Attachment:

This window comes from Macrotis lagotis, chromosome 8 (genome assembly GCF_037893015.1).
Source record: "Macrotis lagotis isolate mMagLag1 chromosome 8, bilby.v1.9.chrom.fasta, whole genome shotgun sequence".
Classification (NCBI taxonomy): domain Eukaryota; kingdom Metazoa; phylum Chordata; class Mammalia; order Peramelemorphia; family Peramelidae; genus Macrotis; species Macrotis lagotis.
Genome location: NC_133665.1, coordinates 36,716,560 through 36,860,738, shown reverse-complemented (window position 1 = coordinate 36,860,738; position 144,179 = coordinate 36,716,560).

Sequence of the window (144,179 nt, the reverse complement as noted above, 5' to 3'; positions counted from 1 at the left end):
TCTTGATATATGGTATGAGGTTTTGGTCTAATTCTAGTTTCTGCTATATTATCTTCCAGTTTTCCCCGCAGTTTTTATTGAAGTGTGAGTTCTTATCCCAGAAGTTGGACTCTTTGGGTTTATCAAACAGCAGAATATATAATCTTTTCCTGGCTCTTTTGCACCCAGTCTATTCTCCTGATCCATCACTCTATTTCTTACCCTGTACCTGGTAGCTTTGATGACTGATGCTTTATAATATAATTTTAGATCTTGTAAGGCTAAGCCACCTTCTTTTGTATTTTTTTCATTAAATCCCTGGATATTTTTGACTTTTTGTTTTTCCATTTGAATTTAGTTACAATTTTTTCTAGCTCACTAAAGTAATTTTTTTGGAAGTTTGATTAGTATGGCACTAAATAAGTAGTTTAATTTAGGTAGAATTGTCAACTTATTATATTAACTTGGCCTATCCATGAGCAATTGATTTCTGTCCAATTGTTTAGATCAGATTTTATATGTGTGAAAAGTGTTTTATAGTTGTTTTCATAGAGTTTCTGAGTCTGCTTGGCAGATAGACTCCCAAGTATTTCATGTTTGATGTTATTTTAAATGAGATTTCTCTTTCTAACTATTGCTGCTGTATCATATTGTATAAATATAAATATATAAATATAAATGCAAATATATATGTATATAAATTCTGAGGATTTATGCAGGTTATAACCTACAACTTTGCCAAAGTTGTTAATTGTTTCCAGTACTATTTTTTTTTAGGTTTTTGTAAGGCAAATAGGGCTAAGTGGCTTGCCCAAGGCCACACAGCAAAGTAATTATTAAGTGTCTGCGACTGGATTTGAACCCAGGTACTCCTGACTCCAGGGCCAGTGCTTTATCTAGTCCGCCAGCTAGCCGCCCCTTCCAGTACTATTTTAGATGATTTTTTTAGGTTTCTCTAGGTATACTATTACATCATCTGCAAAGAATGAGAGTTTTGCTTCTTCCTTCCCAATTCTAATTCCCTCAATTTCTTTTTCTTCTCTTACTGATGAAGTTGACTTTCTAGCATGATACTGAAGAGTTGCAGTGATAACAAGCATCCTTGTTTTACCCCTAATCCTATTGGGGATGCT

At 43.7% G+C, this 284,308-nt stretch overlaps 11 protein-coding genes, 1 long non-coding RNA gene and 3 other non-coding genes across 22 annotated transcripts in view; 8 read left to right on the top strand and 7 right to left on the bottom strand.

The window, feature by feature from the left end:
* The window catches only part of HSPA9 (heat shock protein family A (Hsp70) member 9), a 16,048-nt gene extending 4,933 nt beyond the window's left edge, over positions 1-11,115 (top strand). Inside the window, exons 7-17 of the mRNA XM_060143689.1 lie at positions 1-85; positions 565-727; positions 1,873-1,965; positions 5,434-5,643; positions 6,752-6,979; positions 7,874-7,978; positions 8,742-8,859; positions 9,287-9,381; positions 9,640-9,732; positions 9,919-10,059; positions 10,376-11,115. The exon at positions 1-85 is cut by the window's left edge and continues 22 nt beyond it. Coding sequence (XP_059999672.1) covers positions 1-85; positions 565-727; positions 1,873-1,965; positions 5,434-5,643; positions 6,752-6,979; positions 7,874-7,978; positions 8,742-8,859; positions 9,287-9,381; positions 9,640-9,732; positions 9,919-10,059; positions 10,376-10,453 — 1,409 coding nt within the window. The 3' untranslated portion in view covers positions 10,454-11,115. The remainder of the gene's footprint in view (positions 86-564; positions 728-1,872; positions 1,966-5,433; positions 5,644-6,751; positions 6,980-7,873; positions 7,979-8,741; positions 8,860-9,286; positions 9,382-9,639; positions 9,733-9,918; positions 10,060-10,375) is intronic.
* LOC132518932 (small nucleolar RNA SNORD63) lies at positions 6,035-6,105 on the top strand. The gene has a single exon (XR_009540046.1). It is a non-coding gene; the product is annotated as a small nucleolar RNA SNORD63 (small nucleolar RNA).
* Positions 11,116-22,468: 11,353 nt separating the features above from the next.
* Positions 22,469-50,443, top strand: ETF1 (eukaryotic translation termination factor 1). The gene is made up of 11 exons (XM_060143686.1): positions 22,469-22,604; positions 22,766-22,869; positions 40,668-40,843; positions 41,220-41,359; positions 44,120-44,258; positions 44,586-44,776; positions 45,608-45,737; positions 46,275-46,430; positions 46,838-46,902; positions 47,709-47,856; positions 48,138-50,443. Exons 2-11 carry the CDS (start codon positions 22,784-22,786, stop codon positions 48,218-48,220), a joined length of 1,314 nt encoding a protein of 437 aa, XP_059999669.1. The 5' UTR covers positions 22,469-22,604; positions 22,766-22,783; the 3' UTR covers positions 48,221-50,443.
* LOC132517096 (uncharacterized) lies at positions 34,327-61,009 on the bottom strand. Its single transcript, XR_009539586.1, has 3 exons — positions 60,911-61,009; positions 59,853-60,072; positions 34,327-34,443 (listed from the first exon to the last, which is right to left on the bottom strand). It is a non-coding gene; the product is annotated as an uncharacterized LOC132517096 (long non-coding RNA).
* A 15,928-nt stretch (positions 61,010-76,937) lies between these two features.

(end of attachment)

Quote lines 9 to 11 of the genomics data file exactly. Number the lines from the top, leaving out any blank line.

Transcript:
* The window catches only part of HSPA9 (heat shock protein family A (Hsp70) member 9), a 16,048-nt gene extending 4,933 nt beyond the window's left edge, over positions 1-11,115 (top strand). Inside the window, exons 7-17 of the mRNA XM_060143689.1 lie at positions 1-85; positions 565-727; positions 1,873-1,965; positions 5,434-5,643; positions 6,752-6,979; positions 7,874-7,978; positions 8,742-8,859; positions 9,287-9,381; positions 9,640-9,732; positions 9,919-10,059; positions 10,376-11,115. The exon at positions 1-85 is cut by the window's left edge and continues 22 nt beyond it. Coding sequence (XP_059999672.1) covers positions 1-85; positions 565-727; positions 1,873-1,965; positions 5,434-5,643; positions 6,752-6,979; positions 7,874-7,978; positions 8,742-8,859; positions 9,287-9,381; positions 9,640-9,732; positions 9,919-10,059; positions 10,376-10,453 — 1,409 coding nt within the window. The 3' untranslated portion in view covers positions 10,454-11,115. The remainder of the gene's footprint in view (positions 86-564; positions 728-1,872; positions 1,966-5,433; positions 5,644-6,751; positions 6,980-7,873; positions 7,979-8,741; positions 8,860-9,286; positions 9,382-9,639; positions 9,733-9,918; positions 10,060-10,375) is intronic.
* LOC132518932 (small nucleolar RNA SNORD63) lies at positions 6,035-6,105 on the top strand. The gene has a single exon (XR_009540046.1). It is a non-coding gene; the product is annotated as a small nucleolar RNA SNORD63 (small nucleolar RNA).
* Positions 11,116-22,468: 11,353 nt separating the features above from the next.